Issue date: 2/27/08
"Crime is not a moral question, it is a political question," said
former Black Panther Party leader Elaine Brown, during a lecture Feb.
20, in the Willie Albert Tempton Sr. Memorial Student Center.
Brown became the only female leader of the Black Panther Party in 1974.
She began her speech by dispelling the rumor that she slept with
former party leaders to gain a leadership role in the organization.
The lecture was part of a series of Black History Month programs
sponsored by the Office of Student Activities and Leadership.
An avid activist, writer, and lecturer Brown said it was her first
time speaking at a historically black university.
She discussed the party's 10-point platform, stressing concern for
the advancement of Negro people.
"Like point seven, we wanted an immediate end to police brutality and
murder of black people," she said. "This is one of the reasons we
carried guns," Brown continued.
She said this was a means of self-defense and an intimidation tactic.
Kara Willis, a junior agriculture major, who introduced Brown, felt
students could benefit from the discussion of the Black Panther Party
and its policies.
"Now that I have a clearly defined picture of what the Black Panther
movement was about, I'm better able to understand the organization,"
Faces of students registered shock as she ran through a list of
statistics about the black community, citing black people as the most
frequent HIV/AIDS patients, inmates incarcerated and diabetes cases.
"How many of you know someone who has been to prison or is
incarcerated right now?" asked Brown, as heads swiveled to see the
majority of audience members raising their hands.
"That's the sad part, isn't it," she said.
Controversial in her arguments, Brown spoke about the Congressional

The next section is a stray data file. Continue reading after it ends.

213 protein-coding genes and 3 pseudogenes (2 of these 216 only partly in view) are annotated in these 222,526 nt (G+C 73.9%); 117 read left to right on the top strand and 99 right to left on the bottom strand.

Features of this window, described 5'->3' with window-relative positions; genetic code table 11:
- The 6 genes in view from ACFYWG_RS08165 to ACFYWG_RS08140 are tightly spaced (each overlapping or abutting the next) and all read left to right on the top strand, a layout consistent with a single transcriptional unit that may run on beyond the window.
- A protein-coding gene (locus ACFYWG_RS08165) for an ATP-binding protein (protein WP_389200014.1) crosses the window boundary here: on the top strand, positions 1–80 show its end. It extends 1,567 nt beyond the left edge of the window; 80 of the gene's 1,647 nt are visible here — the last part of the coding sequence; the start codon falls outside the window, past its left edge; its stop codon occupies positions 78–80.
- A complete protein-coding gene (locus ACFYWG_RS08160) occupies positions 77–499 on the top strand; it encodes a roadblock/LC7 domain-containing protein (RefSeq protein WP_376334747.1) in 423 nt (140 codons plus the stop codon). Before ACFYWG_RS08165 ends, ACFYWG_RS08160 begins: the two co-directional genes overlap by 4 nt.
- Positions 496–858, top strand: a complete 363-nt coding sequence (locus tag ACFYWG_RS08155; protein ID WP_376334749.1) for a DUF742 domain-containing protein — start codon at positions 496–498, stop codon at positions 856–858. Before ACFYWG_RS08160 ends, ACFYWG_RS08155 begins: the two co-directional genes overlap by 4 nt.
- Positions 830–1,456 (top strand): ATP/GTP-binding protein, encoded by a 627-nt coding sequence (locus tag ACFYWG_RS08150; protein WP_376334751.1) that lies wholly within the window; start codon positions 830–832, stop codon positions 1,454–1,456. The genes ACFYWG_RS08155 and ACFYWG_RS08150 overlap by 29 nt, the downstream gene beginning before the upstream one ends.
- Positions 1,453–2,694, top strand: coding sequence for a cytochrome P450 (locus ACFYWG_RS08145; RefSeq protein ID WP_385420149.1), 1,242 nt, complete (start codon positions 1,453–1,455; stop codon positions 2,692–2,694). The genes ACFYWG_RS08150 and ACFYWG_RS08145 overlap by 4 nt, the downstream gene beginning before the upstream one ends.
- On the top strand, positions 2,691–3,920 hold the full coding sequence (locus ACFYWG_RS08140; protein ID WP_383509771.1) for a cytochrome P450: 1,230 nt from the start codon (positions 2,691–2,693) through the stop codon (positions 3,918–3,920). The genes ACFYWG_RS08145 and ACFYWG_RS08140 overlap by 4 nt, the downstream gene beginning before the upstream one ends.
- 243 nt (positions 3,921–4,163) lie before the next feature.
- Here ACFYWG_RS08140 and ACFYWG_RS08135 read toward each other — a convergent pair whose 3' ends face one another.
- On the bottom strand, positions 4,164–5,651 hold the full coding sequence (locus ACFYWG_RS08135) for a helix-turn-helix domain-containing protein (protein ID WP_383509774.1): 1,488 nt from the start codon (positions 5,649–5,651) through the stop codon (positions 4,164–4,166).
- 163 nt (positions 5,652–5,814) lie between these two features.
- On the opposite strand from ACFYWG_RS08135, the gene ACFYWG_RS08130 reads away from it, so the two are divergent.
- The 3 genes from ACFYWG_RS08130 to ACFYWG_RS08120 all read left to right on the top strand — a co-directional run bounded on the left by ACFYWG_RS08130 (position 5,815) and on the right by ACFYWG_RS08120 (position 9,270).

Black Caucus, the Bell Curve, the Three Strikes Crime Bill, and the
civil rights movement, evaluating their effect on the black community.
"The Bell Curve was nothing but 800 pages of scientific racism," she said.
She suggested that the Congressional Black Caucus be disbanded. "I
can't remember anything they've done to help the black community
since they were established."
In reference to the Three Strikes Bill, she mentioned the large
number of African American men who were imprisoned following its enactment.
"Now there's this nation of the 'super predator,' the bad black boy," she said.
Although the Black Panther Party ended in 1987, Brown said that the
black community still has much to accomplish.
She informed students that blacks securing the right to vote and
having a black democratic presidential candidate did not constitute freedom.
"We're not going to just go vote and be free at last," said Brown.
She advised students to become active at their universities and to
become involved with the issues affecting the black community.
Currently Brown is lecturing and promoting her autobiography, "A
Taste of Power: A Black Woman's Story."
The book has been optioned by HBO for a possible six-part series the
network will title, "The Black Panther."